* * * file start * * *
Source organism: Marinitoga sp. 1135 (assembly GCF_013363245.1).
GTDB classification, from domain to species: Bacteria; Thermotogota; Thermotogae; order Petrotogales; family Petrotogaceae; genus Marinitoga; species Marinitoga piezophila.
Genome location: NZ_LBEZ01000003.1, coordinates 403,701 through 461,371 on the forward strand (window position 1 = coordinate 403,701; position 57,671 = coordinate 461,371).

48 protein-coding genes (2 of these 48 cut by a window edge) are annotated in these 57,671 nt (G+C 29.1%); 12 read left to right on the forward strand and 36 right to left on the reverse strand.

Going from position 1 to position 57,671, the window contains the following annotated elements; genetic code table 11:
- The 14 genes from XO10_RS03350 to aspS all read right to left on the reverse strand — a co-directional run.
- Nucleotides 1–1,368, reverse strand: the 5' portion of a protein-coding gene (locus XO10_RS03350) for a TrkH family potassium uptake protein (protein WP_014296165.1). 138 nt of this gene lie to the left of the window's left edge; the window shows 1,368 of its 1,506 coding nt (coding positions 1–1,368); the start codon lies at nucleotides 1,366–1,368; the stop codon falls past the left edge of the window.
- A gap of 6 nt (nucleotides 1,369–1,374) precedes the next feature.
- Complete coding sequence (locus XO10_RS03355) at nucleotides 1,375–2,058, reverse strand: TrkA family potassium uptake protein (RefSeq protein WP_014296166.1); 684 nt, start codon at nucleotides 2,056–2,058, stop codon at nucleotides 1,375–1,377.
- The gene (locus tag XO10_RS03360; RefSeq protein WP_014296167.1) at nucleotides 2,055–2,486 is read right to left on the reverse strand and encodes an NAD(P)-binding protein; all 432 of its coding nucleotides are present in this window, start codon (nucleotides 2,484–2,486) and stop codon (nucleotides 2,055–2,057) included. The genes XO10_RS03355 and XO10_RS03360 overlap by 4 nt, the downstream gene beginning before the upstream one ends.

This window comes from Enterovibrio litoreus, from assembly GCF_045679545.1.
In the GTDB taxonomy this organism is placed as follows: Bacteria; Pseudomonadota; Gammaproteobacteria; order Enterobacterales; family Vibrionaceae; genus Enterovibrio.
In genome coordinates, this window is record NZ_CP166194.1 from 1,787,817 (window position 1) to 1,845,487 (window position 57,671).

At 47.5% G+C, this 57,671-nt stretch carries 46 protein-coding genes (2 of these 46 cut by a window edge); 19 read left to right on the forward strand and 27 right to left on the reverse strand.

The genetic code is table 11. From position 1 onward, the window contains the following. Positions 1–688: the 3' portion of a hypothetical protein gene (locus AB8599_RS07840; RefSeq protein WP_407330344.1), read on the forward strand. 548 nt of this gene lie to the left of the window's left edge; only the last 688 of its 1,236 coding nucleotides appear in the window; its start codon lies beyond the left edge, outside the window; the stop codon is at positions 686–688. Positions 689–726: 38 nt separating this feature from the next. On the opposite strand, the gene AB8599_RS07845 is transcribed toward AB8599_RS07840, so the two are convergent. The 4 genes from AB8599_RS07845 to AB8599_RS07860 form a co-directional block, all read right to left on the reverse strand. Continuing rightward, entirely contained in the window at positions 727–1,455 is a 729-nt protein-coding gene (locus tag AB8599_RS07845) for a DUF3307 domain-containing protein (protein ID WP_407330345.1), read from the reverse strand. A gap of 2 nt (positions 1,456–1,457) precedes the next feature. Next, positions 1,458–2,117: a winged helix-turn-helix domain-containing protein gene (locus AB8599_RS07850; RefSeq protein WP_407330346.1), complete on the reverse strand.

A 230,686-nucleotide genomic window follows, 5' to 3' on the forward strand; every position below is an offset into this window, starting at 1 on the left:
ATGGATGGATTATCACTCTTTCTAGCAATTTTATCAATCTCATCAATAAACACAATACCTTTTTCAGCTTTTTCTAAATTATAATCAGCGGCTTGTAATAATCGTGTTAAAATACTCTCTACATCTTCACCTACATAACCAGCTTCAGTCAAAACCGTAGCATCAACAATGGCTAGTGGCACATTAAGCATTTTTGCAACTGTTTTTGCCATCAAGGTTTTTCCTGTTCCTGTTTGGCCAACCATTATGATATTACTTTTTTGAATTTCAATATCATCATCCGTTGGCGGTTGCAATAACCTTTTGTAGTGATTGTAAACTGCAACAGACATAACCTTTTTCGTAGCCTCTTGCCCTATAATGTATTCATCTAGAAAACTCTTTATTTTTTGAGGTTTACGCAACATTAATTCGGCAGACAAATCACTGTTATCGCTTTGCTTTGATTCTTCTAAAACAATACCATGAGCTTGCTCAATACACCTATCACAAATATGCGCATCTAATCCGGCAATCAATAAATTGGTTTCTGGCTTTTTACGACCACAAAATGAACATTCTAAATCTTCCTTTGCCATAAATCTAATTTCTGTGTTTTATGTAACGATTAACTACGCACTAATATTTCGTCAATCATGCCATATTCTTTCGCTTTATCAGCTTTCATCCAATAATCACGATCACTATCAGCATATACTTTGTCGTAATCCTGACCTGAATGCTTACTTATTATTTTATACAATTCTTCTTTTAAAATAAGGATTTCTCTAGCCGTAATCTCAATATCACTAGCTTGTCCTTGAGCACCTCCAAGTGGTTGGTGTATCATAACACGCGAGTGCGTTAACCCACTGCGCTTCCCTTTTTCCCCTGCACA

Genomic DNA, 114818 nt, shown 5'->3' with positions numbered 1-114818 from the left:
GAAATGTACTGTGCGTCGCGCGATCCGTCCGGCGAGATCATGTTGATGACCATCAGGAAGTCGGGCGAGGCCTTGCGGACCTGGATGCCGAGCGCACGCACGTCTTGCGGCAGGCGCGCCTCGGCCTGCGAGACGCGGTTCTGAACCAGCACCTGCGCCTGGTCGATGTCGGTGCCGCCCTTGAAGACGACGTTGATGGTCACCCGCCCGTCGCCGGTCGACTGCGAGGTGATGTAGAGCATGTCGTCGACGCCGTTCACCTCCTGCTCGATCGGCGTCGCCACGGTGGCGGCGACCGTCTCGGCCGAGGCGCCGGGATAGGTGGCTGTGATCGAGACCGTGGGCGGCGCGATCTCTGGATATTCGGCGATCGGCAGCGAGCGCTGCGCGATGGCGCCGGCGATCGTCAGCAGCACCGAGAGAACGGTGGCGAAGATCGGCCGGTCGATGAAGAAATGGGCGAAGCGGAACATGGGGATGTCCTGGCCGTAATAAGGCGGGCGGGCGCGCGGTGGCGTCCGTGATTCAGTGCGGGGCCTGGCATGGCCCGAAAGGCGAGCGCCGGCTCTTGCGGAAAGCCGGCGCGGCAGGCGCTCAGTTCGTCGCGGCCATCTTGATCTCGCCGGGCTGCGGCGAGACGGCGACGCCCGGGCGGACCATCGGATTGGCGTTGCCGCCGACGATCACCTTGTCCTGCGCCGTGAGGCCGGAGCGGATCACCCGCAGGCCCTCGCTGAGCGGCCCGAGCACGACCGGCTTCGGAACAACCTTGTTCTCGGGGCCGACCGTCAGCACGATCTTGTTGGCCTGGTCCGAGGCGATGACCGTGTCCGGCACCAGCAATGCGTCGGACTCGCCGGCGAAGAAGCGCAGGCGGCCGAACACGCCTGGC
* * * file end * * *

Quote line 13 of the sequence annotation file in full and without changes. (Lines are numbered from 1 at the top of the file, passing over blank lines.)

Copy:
In genome coordinates, this window is record NZ_CP166194.1 from 1,787,817 (window position 1) to 1,845,487 (window position 57,671).